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Surgical Excision of Molluscum

molluscum surgerySurgical excision of molluscum contagiousm should be thought of as a last resort or in cases where the diagnosis is uncertain.  In other forms of molluscum treatment, the diagnosis is made clinically and the lesions are destroyed and never analyzed.  The clinical diagnosis of molluscum is usually very straight forward and therefore the traditional therapies are clearly indicated.  However, there may be times when the diagnosis is in question and in these circumstances, excision with histological confirmation is indicated.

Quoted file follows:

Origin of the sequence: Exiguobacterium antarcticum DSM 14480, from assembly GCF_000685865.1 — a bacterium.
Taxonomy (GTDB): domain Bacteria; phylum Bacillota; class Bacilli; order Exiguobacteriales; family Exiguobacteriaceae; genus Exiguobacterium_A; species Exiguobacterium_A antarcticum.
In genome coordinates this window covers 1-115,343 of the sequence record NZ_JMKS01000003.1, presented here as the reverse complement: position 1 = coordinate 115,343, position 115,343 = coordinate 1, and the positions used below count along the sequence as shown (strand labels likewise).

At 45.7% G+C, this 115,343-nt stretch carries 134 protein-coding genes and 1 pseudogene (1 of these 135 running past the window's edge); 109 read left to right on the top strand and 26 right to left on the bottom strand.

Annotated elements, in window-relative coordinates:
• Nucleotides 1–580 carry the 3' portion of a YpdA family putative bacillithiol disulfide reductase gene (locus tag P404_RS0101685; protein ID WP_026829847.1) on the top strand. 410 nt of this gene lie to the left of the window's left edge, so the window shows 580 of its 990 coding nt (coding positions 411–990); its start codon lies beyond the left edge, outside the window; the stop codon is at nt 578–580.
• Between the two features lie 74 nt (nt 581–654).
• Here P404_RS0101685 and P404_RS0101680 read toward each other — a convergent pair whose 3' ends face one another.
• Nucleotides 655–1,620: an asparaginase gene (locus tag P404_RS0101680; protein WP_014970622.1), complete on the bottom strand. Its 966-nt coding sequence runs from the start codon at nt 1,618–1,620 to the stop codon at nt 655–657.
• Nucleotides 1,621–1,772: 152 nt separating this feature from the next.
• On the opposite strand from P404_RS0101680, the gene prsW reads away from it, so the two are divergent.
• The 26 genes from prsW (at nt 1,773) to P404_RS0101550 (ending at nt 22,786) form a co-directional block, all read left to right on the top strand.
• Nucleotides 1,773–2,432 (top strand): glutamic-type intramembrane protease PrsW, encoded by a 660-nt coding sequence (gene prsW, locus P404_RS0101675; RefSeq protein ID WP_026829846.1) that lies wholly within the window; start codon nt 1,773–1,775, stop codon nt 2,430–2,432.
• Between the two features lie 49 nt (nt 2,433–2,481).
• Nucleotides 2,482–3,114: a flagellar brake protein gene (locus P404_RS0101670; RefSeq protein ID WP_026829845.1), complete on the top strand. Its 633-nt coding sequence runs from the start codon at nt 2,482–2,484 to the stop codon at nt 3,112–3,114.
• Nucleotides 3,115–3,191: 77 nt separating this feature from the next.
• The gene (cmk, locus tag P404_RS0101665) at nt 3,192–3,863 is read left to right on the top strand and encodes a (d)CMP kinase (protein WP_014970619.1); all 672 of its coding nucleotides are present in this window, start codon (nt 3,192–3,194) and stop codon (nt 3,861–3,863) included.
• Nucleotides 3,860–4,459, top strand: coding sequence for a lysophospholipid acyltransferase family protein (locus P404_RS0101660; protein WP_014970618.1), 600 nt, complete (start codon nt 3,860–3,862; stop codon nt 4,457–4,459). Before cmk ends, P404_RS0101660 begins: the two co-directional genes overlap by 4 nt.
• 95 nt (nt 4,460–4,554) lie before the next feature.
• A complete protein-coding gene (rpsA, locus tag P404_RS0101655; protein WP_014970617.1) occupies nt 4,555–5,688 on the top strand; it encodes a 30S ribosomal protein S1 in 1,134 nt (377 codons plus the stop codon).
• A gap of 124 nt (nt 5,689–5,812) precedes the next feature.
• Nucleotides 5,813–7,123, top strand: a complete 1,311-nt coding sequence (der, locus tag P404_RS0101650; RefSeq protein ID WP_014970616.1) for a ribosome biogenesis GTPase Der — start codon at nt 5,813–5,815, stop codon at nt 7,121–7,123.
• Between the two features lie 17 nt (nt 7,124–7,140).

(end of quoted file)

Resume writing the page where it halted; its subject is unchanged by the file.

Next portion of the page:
Surgical excision usually involves the intial numbing of the site with local anesthesia and then removal with a scalpel.  The tissue is then sent for analysis.  The surgical site is bandaged and follow up care is given based on the preferences of the physician who performed the procedure (usally topical care for approximately two weeks).

The advantages of this form of treatment include the complete, immediate removal of the molluscum, plus obtaining the tissue sample to confirm the diagnosis.  On the other hand, excision is more likely to leave a mild scar or discoloration in the treated area and the numbing of the area involves a shot which is painful.  This form of treatment is therefore rarely used on children.

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